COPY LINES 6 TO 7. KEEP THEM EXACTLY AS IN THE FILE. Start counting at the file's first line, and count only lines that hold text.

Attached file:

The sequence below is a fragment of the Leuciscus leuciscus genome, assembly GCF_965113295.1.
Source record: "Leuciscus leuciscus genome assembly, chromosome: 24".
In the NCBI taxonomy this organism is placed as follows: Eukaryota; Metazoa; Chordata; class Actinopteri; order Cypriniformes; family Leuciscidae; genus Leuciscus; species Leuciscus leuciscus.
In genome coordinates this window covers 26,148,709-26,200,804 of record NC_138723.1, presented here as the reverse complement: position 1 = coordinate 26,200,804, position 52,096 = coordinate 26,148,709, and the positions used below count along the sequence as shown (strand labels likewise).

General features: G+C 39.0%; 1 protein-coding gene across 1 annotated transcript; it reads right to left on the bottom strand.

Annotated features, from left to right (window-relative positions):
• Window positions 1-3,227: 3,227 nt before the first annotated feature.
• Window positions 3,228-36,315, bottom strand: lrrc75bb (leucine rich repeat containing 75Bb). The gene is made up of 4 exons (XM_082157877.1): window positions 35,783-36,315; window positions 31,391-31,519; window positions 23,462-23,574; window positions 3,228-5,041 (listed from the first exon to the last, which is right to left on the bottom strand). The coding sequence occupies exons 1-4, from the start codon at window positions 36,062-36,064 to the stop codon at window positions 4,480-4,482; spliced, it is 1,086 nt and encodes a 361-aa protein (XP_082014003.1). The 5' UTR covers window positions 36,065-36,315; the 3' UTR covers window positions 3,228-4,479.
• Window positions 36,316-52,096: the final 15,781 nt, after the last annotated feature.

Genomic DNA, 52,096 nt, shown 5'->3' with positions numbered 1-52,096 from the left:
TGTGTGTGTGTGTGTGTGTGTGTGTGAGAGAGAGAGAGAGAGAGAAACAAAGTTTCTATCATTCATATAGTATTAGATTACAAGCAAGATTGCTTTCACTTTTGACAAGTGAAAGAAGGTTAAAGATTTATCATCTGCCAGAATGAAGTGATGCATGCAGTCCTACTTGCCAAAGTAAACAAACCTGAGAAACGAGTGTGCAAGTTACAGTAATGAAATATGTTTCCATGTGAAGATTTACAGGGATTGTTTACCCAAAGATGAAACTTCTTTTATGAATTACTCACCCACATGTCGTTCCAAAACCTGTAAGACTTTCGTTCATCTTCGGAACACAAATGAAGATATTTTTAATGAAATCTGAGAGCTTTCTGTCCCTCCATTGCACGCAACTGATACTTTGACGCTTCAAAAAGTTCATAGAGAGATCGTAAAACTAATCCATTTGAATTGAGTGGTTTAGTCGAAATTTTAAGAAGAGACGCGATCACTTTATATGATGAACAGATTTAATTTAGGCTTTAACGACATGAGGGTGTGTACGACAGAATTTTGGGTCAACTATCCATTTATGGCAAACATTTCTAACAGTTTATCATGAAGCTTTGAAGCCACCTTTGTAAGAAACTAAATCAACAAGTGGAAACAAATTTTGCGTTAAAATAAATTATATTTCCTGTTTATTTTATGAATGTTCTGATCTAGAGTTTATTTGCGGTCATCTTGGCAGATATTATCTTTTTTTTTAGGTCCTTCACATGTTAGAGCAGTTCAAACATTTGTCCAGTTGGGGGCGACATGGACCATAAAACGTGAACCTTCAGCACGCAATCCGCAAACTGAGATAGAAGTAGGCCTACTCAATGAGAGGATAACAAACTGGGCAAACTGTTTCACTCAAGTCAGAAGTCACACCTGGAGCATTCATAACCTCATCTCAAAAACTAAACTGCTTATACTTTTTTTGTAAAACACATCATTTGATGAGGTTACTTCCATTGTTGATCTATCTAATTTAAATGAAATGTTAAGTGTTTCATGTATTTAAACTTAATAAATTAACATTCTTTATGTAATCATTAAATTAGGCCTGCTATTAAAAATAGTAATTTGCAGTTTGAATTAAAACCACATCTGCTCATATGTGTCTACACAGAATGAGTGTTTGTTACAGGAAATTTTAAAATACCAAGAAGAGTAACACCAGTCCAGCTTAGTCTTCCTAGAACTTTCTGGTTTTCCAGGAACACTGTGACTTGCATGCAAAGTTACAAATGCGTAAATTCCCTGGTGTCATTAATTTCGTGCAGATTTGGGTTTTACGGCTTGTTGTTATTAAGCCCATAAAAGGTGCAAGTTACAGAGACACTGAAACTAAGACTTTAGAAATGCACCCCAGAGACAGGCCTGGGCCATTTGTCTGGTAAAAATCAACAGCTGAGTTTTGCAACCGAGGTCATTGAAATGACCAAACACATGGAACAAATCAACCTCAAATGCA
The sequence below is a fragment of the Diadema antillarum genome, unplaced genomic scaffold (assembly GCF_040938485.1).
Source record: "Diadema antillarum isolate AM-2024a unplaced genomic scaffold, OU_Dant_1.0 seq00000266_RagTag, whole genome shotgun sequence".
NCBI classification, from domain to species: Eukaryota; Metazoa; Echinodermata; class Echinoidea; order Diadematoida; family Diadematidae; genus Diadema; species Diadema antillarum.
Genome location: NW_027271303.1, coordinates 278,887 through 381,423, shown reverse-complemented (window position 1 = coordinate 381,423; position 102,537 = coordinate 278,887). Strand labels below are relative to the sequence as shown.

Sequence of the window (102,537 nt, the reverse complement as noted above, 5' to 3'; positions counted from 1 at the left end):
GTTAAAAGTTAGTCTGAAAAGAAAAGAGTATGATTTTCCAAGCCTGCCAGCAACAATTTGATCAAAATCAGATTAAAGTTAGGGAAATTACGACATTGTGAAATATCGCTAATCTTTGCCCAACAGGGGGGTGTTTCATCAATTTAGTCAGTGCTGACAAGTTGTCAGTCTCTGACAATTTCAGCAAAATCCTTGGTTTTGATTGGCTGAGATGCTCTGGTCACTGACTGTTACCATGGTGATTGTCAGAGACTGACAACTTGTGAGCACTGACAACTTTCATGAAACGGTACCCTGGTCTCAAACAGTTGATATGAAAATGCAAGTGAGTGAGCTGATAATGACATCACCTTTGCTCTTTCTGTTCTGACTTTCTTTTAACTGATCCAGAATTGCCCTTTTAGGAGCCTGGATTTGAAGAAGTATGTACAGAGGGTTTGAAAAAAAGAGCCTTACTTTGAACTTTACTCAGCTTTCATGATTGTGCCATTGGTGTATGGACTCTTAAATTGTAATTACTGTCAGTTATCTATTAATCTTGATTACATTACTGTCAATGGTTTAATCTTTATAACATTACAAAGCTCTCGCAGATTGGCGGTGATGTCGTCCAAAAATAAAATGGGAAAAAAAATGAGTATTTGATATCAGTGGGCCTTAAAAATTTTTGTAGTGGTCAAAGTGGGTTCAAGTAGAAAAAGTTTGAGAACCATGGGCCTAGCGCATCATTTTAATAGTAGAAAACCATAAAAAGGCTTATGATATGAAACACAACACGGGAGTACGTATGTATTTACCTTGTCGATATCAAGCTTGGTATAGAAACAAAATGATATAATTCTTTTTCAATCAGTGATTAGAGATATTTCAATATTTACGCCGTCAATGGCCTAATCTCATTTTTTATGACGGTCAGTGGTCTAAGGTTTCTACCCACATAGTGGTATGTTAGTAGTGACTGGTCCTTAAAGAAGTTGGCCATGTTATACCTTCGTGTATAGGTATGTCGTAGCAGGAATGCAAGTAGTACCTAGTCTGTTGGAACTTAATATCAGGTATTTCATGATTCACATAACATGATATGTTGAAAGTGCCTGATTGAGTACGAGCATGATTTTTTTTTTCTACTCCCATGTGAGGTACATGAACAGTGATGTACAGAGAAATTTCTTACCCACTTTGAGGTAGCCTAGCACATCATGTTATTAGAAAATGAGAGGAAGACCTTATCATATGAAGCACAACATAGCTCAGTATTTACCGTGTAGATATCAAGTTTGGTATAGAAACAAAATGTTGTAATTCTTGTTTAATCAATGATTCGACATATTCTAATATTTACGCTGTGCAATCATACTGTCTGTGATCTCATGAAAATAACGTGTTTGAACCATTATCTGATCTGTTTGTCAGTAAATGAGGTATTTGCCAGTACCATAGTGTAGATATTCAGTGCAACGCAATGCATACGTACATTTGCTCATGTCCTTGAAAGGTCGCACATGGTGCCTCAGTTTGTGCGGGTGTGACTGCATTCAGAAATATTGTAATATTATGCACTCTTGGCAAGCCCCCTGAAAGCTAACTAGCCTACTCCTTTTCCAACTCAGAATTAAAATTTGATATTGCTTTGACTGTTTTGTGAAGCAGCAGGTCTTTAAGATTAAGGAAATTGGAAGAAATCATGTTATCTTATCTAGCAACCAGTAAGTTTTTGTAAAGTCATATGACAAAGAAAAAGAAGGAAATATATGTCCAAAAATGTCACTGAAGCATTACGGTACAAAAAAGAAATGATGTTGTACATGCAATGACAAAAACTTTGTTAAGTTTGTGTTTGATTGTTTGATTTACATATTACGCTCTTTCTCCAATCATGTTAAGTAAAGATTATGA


Annotated features, from left to right (window-relative positions):
• Window positions 1-3,227: 3,227 nt before the first annotated feature.